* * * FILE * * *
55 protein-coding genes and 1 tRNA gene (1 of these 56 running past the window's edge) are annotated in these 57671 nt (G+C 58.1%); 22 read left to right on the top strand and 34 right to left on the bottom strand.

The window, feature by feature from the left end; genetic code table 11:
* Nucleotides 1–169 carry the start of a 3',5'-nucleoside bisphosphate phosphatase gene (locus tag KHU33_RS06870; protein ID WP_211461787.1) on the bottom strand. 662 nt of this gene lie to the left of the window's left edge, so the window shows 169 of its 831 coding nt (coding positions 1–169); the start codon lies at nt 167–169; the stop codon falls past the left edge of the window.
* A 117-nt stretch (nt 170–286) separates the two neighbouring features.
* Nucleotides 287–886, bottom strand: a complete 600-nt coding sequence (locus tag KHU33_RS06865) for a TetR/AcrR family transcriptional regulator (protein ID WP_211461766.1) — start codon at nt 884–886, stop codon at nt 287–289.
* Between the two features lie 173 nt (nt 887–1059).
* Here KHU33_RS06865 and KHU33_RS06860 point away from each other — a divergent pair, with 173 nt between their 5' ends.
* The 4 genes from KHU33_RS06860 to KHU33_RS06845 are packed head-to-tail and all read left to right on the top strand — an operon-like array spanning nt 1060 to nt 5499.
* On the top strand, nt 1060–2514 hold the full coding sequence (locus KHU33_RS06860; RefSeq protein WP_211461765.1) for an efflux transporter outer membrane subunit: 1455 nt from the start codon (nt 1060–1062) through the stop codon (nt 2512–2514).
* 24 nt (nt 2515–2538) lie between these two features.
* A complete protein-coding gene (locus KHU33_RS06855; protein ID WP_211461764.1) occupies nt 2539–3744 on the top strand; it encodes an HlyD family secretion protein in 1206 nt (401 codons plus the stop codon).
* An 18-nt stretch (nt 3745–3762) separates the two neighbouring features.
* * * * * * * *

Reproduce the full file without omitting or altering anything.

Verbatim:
55 protein-coding genes and 1 tRNA gene (1 of these 56 running past the window's edge) are annotated in these 57671 nt (G+C 58.1%); 22 read left to right on the top strand and 34 right to left on the bottom strand.

The window, feature by feature from the left end; genetic code table 11:
* Nucleotides 1–169 carry the start of a 3',5'-nucleoside bisphosphate phosphatase gene (locus tag KHU33_RS06870; protein ID WP_211461787.1) on the bottom strand. 662 nt of this gene lie to the left of the window's left edge, so the window shows 169 of its 831 coding nt (coding positions 1–169); the start codon lies at nt 167–169; the stop codon falls past the left edge of the window.
* A 117-nt stretch (nt 170–286) separates the two neighbouring features.
* Nucleotides 287–886, bottom strand: a complete 600-nt coding sequence (locus tag KHU33_RS06865) for a TetR/AcrR family transcriptional regulator (protein ID WP_211461766.1) — start codon at nt 884–886, stop codon at nt 287–289.
* Between the two features lie 173 nt (nt 887–1059).
* Here KHU33_RS06865 and KHU33_RS06860 point away from each other — a divergent pair, with 173 nt between their 5' ends.
* The 4 genes from KHU33_RS06860 to KHU33_RS06845 are packed head-to-tail and all read left to right on the top strand — an operon-like array spanning nt 1060 to nt 5499.
* On the top strand, nt 1060–2514 hold the full coding sequence (locus KHU33_RS06860; RefSeq protein WP_211461765.1) for an efflux transporter outer membrane subunit: 1455 nt from the start codon (nt 1060–1062) through the stop codon (nt 2512–2514).
* 24 nt (nt 2515–2538) lie between these two features.
* A complete protein-coding gene (locus KHU33_RS06855; protein ID WP_211461764.1) occupies nt 2539–3744 on the top strand; it encodes an HlyD family secretion protein in 1206 nt (401 codons plus the stop codon).
* An 18-nt stretch (nt 3745–3762) separates the two neighbouring features.